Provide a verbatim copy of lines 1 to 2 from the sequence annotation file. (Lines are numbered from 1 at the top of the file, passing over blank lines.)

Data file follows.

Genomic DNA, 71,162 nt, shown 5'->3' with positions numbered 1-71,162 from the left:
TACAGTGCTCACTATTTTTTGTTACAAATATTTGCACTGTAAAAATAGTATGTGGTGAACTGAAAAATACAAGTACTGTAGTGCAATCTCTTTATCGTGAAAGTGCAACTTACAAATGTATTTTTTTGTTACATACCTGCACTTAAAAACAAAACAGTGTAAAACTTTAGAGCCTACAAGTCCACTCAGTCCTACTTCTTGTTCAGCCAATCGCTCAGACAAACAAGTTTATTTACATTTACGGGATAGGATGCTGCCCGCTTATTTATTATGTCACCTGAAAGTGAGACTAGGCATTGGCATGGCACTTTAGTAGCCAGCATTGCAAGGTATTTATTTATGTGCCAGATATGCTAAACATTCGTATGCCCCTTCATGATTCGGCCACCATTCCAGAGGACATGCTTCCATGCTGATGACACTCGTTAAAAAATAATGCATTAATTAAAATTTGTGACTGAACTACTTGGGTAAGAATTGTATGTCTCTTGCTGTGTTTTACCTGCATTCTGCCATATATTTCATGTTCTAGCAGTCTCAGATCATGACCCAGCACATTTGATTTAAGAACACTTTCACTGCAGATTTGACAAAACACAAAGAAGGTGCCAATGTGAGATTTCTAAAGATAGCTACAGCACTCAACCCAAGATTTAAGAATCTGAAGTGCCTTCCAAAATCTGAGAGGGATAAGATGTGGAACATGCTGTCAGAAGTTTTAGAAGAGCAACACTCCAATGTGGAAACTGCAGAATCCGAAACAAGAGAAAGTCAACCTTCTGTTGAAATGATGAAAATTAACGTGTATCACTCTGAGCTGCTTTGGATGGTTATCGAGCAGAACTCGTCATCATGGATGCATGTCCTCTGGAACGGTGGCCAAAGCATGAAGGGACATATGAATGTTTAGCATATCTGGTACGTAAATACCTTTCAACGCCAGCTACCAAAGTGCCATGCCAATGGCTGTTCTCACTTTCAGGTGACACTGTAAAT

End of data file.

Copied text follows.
Genomic DNA, 71,162 nt, shown 5'->3' with positions numbered 1-71,162 from the left:
TACAGTGCTCACTATTTTTTGTTACAAATATTTGCACTGTAAAAATAGTATGTGGTGAACTGAAAAATACAAGTACTGTAGTGCAATCTCTTTATCGTGAAAGTGCAACTTACAAATGTATTTTTTTGTTACATACCTGCACTTAAAAACAAAACAGTGTAAAACTTTAGAGCCTACAAGTCCACTCAGTCCTACTTCTTGTTCAGCCAATCGCTCAGACAAACAAGTTTATTTACATTTACGGGATAGGATGCTGCCCGCTTATTTATTATGTCACCTGAAAGTGAGACTAGGCATTGGCATGGCACTTTAGTAGCCAGCATTGCAAGGTATTTATTTATGTGCCAGATATGCTAAACATTCGTATGCCCCTTCATGATTCGGCCACCATTCCAGAGGACATGCTTCCATGCTGATGACACTCGTTAAAAAATAATGCATTAATTAAAATTTGTGACTGAACTACTTGGGTAAGAATTGTATGTCTCTTGCTGTGTTTTACCTGCATTCTGCCATATATTTCATGTTCTAGCAGTCTCAGATCATGACCCAGCACATTTGATTTAAGAACACTTTCACTGCAGATTTGACAAAACACAAAGAAGGTGCCAATGTGAGATTTCTAAAGATAGCTACAGCACTCAACCCAAGATTTAAGAATCTGAAGTGCCTTCCAAAATCTGAGAGGGATAAGATGTGGAACATGCTGTCAGAAGTTTTAGAAGAGCAACACTCCAATGTGGAAACTGCAGAATCCGAAACAAGAGAAAGTCAACCTTCTGTTGAAATGATGAAAATTAACGTGTATCACTCTGAGCTGCTTTGGATGGTTATCGAGCAGAACTCGTCATCATGGATGCATGTCCTCTGGAACGGTGGCCAAAGCATGAAGGGACATATGAATGTTTAGCATATCTGGTACGTAAATACCTTTCAACGCCAGCTACCAAAGTGCCATGCCAATGGCTGTTCTCACTTTCAGGTGACACTGTAAAT